On the other hand, the copyright cartel operates by taking credit for the creations of others, and that is the very definition of piracy. The music labels print their names on the works of others that they distribute and that is a form of counterfeit. They buy the right to own somebody else’s work and pass it off as their own, and that is a form of plagiarism. Under the current system, the cost of copying and distributing is often exchanged for the right to own the work, so authors no longer control their creations. But over the internet, copying and distributing no longer costs anything. Copying no longer necessarily means taking credit for a work.

Curiously, taking credit itself has come to be accepted as a form of work. But the work of taking credit is worthless if copying costs nothing. There is no motivation to plagiarize if the attribution of a copy cannot be changed. There is no such thing as counterfeit if copies have no value besides publicity for the original.

Today, corporations are abolishing national sovereignty by buying people’s rights. Banks are buying the right to print currency. Copyright cartels are buying the right to own original works. Medical associations are buying the right to practice medicine. News organizations are buying the right to freedom of speech. If this keeps going, soon there will be no nations, only corporations. The United States will be ruled by the corporations, for the corporations, and of the corporations. Freedom will be a trademark of Democracy, Incorporated.

The internet is not just the connections between computers, it is the connections between people through those computers. As long as corporations manufacture the computers, they exercise great control over the internet. But they do not yet completely control how we use the internet. The internet is the only worldwide forum capable of democracy, and it holds the potential to unite the people of the world and preserve their freedom to associate and exchange information freely. But if corporate powers take control of the internet under the guise of protecting copyright, we will no longer have freedom of speech or the freedom to associate. The people of the world need to take ownership of their own works away from corporations and make themselves the owners of the internet.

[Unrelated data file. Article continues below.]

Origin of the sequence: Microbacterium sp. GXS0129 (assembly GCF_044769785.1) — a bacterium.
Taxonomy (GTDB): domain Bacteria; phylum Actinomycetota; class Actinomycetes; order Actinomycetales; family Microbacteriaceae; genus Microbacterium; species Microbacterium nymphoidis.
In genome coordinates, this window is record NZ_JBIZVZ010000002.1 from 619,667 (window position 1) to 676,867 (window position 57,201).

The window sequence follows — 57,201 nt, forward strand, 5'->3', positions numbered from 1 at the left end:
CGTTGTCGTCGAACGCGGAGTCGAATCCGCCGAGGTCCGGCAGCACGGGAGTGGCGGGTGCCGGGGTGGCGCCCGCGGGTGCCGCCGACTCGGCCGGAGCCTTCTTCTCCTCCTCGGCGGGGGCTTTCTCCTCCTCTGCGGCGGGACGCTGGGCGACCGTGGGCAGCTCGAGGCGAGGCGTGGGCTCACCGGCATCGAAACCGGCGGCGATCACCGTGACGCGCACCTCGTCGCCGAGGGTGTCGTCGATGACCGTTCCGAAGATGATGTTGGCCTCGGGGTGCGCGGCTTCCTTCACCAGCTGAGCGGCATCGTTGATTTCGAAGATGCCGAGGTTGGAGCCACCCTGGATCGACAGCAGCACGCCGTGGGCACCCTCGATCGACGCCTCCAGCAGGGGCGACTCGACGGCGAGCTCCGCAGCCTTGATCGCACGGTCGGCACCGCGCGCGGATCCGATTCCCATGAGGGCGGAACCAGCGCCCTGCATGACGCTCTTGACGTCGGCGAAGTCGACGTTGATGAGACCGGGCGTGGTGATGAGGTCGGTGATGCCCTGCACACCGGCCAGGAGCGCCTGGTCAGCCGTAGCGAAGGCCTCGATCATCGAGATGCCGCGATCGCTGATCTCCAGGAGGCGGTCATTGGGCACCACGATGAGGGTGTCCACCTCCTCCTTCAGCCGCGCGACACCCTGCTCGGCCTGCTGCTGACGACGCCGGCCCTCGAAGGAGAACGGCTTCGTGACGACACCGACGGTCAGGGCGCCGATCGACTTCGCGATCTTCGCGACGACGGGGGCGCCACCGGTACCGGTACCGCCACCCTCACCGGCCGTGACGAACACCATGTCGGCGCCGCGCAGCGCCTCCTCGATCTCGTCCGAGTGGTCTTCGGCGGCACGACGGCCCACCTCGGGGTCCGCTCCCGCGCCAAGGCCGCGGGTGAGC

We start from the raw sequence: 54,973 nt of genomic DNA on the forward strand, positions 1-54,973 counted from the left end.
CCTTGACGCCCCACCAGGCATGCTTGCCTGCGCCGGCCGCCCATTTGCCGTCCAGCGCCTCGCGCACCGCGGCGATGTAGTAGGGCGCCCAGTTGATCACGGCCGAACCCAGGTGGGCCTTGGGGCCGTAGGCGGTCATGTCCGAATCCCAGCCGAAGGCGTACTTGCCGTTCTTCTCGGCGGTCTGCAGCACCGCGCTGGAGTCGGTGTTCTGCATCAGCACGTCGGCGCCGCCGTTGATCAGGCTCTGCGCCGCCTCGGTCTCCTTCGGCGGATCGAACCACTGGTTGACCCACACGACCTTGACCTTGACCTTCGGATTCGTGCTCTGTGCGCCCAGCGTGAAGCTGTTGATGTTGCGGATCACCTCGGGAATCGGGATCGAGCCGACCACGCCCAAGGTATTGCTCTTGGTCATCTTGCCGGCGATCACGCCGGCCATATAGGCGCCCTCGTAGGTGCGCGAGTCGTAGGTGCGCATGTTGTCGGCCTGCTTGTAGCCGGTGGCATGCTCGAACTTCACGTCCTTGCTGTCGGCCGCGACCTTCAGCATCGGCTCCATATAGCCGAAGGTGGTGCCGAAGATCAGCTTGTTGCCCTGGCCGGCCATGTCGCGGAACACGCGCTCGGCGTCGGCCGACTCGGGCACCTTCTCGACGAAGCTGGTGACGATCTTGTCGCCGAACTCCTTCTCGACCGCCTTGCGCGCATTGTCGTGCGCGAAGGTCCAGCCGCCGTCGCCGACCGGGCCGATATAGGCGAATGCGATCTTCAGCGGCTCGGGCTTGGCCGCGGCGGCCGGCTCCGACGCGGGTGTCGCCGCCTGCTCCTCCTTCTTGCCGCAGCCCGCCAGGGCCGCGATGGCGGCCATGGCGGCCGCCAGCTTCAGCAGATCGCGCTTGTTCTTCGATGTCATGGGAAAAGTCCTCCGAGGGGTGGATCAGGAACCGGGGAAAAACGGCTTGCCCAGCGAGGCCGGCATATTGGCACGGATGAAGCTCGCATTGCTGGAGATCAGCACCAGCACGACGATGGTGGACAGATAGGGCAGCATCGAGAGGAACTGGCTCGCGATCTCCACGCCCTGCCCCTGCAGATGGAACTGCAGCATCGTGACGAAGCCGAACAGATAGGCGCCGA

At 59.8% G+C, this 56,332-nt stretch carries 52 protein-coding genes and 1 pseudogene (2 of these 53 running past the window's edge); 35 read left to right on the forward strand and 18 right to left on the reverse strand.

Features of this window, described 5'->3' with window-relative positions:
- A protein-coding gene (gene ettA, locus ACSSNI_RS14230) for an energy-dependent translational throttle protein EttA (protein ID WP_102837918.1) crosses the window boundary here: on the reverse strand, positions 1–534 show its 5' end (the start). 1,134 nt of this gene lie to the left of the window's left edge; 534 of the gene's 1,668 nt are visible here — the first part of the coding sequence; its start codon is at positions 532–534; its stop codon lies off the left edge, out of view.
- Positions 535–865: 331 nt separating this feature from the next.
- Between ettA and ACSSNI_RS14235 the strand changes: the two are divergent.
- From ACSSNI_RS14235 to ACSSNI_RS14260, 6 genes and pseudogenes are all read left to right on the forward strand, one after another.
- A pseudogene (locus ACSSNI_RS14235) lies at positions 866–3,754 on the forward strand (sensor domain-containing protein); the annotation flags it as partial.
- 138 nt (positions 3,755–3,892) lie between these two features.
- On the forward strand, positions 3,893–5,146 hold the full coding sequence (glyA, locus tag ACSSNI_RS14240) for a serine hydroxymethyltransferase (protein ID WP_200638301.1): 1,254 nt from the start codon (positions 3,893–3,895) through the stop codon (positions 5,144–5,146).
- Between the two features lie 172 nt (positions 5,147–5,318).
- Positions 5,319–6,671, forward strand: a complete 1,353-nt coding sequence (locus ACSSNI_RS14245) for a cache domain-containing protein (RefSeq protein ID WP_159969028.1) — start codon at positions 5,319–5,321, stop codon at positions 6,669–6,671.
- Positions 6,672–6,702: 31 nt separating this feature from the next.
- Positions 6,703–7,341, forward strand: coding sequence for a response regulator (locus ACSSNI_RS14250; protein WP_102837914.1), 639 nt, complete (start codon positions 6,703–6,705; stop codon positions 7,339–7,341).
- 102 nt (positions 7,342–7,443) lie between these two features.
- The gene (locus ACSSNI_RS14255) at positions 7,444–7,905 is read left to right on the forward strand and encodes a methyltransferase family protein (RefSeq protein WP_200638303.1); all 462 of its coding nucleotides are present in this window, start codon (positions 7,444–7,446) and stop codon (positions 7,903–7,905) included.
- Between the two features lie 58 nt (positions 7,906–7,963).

Thought itself is at stake here, because the technology to share data is the technology to share our thoughts. Ideas, like flames, can be copied without diminishing the original and without replacing the original. But like flames, ideas can die out without any medium to burn. Our lives are a net of shared beliefs and activities centered around those beliefs. If we wish to remain in control of our lives and not become slaves even moreso than we are today, we must be able to control our own minds. Words, thoughts, and culture must be free to share without commercial interruption.

Please forward this message widely.

siri says:

loud music

you are all missing the point. The music was so loud it was disturbing the people next door. Perhaps the mechanics had been asked to turn it down and did not. We are fortunate in that we have the right to listen to whatever type of music we enjoy but WE DO NOT have the right to force others to listen to what we enjoy. Just turn it down or get some wireless headphones. Respect other people’s space and do not intrude into their lives with your noise. I am sure they will be thankful and leave you alone.